The movie illustrates what looks like a fundamental discovery in viral immunology.
British science jounalists are uniformly under-reporting it as a future fix for their common colds, but itÂ´s much more than that: viral dysentery and HIV are mass killers. Dr Leo James (Nobel surely in the post, eventually) and his team have overturned a dogma that once viruses enter a cell, they take it over. They found out that in fact, if extracellular antibodies – the yellow stick figures – latch on to the virus, they accompany it into the cell, where they are in turn latched on to by proteins called TRIM-31 (the turquoise stick figures), which call up proteasomes (the orange and-brown drums), which eat the virus. Bingo. Knowing how it works is half the battle, and virologists everywhere have suddenly got much more effective.
Note to Rep. Darrel Issa: this is a discovery by foreign scientists, paid for by British taxpayers and charities, which will eventually save American lives. Â¨Science in one countryÂ¨ is, and always has been, an absurd policy. Fundamental research is a contribution to a global project of humanity; a reimbursement by each generation of the benefits it has received from its ancestors in the only possible way, viz. an investment in the welfare of its descendants. Logically, it should be funded through the UN. Not going to happen, but the current national basis involves scientists in spinning a largely fanciful tale of appropriable technological spinoffs to the likes of Issa.
Credit: Texas A&M University; the photo is apparently from an outbreak in South Africa in 1897.
The FAO has announced its de facto worldwide eradication (the formal declaration will be a bow-tie event next year); only the second disease of any sort to have been bottled up definitively. ItÂ´s true that rinderpest never established itself in the New World, but the risk has always been there, and that and the prevention measures are real costs. Again, a freebie for American taxpayers from other peopleÂ´s efforts.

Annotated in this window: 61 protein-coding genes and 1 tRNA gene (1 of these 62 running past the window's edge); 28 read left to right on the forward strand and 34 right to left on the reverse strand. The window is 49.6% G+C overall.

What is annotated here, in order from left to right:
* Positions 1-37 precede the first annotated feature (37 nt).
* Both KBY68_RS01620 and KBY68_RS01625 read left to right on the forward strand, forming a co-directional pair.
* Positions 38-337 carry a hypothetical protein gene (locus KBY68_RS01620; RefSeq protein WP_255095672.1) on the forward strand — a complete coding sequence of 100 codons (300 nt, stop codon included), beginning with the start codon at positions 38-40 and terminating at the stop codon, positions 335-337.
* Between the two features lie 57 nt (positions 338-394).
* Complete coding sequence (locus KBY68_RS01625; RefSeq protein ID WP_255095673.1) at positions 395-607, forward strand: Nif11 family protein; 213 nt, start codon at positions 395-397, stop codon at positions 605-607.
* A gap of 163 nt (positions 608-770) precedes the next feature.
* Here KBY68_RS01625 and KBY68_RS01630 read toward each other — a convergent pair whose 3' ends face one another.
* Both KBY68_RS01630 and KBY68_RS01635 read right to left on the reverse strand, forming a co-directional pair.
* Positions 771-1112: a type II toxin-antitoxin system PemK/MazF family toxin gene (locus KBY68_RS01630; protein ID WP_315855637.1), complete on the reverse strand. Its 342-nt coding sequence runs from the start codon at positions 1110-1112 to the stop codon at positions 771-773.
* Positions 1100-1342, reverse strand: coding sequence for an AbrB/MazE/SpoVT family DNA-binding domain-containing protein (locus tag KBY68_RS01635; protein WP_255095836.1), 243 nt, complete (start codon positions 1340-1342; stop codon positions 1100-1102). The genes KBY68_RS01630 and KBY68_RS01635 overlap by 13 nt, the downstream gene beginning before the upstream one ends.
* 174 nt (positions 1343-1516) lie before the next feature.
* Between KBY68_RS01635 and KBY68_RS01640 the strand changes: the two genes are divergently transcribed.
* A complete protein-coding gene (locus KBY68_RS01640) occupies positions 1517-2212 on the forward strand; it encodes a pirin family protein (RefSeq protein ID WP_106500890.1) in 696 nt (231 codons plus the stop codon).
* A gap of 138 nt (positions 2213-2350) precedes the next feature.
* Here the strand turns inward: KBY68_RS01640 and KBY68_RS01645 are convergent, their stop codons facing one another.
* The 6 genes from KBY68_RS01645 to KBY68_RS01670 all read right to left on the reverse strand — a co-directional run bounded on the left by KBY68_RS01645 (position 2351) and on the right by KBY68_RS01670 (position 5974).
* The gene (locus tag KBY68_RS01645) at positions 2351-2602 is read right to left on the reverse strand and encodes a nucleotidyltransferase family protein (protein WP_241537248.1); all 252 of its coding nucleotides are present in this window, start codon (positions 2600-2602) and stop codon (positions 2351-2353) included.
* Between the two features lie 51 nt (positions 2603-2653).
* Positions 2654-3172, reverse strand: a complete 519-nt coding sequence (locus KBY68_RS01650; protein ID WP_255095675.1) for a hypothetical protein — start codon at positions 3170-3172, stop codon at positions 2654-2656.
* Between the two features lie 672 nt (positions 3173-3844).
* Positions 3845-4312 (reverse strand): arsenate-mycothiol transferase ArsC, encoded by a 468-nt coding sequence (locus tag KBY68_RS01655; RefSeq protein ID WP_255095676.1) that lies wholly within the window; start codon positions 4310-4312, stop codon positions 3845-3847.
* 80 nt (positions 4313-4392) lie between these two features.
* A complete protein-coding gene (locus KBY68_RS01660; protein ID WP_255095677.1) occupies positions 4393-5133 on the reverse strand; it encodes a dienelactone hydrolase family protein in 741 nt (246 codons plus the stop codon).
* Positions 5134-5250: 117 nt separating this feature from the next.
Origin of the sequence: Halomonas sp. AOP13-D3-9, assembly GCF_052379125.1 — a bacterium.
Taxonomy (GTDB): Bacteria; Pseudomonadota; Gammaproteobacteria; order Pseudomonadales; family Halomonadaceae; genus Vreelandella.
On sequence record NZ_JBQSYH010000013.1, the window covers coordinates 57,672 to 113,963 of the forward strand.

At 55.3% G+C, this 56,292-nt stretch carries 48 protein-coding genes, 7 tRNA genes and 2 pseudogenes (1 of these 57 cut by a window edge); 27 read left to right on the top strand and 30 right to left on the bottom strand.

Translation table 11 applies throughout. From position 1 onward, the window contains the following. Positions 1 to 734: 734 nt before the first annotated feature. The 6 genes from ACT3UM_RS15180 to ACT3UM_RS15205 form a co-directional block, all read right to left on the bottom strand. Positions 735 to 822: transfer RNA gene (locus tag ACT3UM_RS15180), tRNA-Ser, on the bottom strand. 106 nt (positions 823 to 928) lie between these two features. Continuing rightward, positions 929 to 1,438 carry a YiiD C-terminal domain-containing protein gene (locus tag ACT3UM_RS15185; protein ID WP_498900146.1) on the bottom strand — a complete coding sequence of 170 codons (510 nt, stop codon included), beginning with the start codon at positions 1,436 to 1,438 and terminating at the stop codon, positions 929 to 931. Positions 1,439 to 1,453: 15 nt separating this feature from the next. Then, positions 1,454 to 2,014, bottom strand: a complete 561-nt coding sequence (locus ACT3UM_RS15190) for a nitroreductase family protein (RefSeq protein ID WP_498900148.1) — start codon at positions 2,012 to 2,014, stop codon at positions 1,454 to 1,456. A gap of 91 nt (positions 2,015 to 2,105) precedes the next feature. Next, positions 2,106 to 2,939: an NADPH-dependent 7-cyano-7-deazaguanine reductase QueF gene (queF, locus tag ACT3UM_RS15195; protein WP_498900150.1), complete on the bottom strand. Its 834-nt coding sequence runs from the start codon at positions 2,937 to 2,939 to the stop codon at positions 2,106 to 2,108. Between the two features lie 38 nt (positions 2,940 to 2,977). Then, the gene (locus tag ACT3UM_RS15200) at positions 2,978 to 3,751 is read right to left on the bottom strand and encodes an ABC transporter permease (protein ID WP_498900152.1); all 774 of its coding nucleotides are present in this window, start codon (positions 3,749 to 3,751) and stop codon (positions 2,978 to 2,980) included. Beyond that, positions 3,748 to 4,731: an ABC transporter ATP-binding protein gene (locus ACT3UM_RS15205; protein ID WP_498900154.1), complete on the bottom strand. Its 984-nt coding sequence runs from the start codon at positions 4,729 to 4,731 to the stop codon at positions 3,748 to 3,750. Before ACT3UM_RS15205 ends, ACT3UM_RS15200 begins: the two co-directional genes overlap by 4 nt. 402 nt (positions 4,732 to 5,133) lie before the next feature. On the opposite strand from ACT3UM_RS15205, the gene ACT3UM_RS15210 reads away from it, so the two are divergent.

The drive for smallpox eradication was in fact proposed in 1958, during the Cold War, by a deputy Soviet Minister of Health, the virologist Professor Viktor Zhdanov. Zhdanov was a real scientist, not to be confused with the repellent Stalinist inquisitor Andrei Zhdanov. I speculate that as viruses and bacteria do not evolve by sexual inheritance, research on them did not fall foul of LysenkoÂ´s war on Mendelian genetics and Darwinism.
The eradication movies, whether for viruses or parasites, play out in agonizingly slow motion.
- Guinea worm (dranunculiasis) : campaign started 1986 by Carter Centre; down from ca. 3.5 million cases to 3,910 reported cases in four Sahel countries:. eradication predicted: Â¨a few years yetÂ¨ (WHO).
- Polio: campaign started 1988; down to 483 new cases in 2001 but has since gone back up and plateaued at around 1,500 a year; current eradication target: none given.
- Elephantiasis (lymphatic filariasis): campaign started 1993; eradication target : 2020 (treatment of infected people takes seven years).
- Measles: campaign started in 2001 for 90% reduction; eventual eradication agreed by WHO in 2010, no target date set.
Campaigns to eradicate hookworm, malaria, yaws, and yellow fever have been abandoned, or rather suspended until we have better technology. The Carter Centre says that it is feasible with current knowledge to eradicate mumps, rubella, and infection from pork tapeworms (cysticercosis), but the global public health community hasnÂ´t signed up yet.
One of the most moving museums IÂ´ve ever visited is the tiny one in Edward JennerÂ´s old garden in the Gloucestershire countryside at Berkeley. It was a long, winding road between James Phipps, the boy Jenner vaccinated in 1796, and Ali Maow Maalin, the Somali cook who was the last diagnosed victim in 1977. Both Phipps and Maalin survived. The hide of JennerÂ´s other involuntary collaborator, Blossom the cow, hangs on a wall at St. GeorgeÂ´s medical school in London.
PS: several commenters on HaroldÂ´s post could do worse than consider the moral example of young James and Blossom. Neither had a real choice to contribute to the global public good, but they still did the right thing.